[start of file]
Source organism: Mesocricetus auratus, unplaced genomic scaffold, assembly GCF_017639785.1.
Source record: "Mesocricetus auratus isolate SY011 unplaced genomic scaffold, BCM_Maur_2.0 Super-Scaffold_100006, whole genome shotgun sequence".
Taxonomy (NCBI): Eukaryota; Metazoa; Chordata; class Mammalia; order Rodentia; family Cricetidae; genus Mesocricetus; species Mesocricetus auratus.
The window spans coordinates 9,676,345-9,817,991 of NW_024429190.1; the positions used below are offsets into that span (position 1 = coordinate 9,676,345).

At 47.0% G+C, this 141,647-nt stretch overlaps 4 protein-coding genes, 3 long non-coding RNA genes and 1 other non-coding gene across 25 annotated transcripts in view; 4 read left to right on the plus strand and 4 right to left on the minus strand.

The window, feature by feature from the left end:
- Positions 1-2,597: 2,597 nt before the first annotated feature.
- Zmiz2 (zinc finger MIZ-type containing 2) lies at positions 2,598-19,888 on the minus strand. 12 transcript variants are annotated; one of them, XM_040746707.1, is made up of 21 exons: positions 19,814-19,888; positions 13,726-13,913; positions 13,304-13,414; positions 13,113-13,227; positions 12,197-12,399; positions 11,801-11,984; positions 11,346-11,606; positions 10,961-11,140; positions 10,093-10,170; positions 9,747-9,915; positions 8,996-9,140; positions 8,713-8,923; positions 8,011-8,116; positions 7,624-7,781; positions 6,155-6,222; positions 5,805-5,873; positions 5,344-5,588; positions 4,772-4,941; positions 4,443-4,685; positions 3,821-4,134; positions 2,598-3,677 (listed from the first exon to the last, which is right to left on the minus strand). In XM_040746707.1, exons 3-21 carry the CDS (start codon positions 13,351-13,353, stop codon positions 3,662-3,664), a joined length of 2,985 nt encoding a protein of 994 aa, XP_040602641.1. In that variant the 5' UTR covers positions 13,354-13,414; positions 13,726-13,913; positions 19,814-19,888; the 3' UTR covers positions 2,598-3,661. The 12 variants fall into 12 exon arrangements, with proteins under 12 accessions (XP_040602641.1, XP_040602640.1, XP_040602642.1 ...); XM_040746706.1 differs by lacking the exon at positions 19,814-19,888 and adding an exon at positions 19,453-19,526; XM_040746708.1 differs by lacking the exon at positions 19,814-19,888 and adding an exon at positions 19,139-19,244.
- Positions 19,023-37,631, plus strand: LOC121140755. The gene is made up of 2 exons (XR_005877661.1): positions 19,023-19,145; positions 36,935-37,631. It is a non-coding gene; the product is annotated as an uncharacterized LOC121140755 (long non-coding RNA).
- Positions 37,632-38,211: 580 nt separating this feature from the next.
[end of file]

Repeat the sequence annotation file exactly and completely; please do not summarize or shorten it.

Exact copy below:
Source organism: Mesocricetus auratus, unplaced genomic scaffold, assembly GCF_017639785.1.
Source record: "Mesocricetus auratus isolate SY011 unplaced genomic scaffold, BCM_Maur_2.0 Super-Scaffold_100006, whole genome shotgun sequence".
Taxonomy (NCBI): Eukaryota; Metazoa; Chordata; class Mammalia; order Rodentia; family Cricetidae; genus Mesocricetus; species Mesocricetus auratus.
The window spans coordinates 9,676,345-9,817,991 of NW_024429190.1; the positions used below are offsets into that span (position 1 = coordinate 9,676,345).

At 47.0% G+C, this 141,647-nt stretch overlaps 4 protein-coding genes, 3 long non-coding RNA genes and 1 other non-coding gene across 25 annotated transcripts in view; 4 read left to right on the plus strand and 4 right to left on the minus strand.

The window, feature by feature from the left end:
- Positions 1-2,597: 2,597 nt before the first annotated feature.
- Zmiz2 (zinc finger MIZ-type containing 2) lies at positions 2,598-19,888 on the minus strand. 12 transcript variants are annotated; one of them, XM_040746707.1, is made up of 21 exons: positions 19,814-19,888; positions 13,726-13,913; positions 13,304-13,414; positions 13,113-13,227; positions 12,197-12,399; positions 11,801-11,984; positions 11,346-11,606; positions 10,961-11,140; positions 10,093-10,170; positions 9,747-9,915; positions 8,996-9,140; positions 8,713-8,923; positions 8,011-8,116; positions 7,624-7,781; positions 6,155-6,222; positions 5,805-5,873; positions 5,344-5,588; positions 4,772-4,941; positions 4,443-4,685; positions 3,821-4,134; positions 2,598-3,677 (listed from the first exon to the last, which is right to left on the minus strand). In XM_040746707.1, exons 3-21 carry the CDS (start codon positions 13,351-13,353, stop codon positions 3,662-3,664), a joined length of 2,985 nt encoding a protein of 994 aa, XP_040602641.1. In that variant the 5' UTR covers positions 13,354-13,414; positions 13,726-13,913; positions 19,814-19,888; the 3' UTR covers positions 2,598-3,661. The 12 variants fall into 12 exon arrangements, with proteins under 12 accessions (XP_040602641.1, XP_040602640.1, XP_040602642.1 ...); XM_040746706.1 differs by lacking the exon at positions 19,814-19,888 and adding an exon at positions 19,453-19,526; XM_040746708.1 differs by lacking the exon at positions 19,814-19,888 and adding an exon at positions 19,139-19,244.
- Positions 19,023-37,631, plus strand: LOC121140755. The gene is made up of 2 exons (XR_005877661.1): positions 19,023-19,145; positions 36,935-37,631. It is a non-coding gene; the product is annotated as an uncharacterized LOC121140755 (long non-coding RNA).
- Positions 37,632-38,211: 580 nt separating this feature from the next.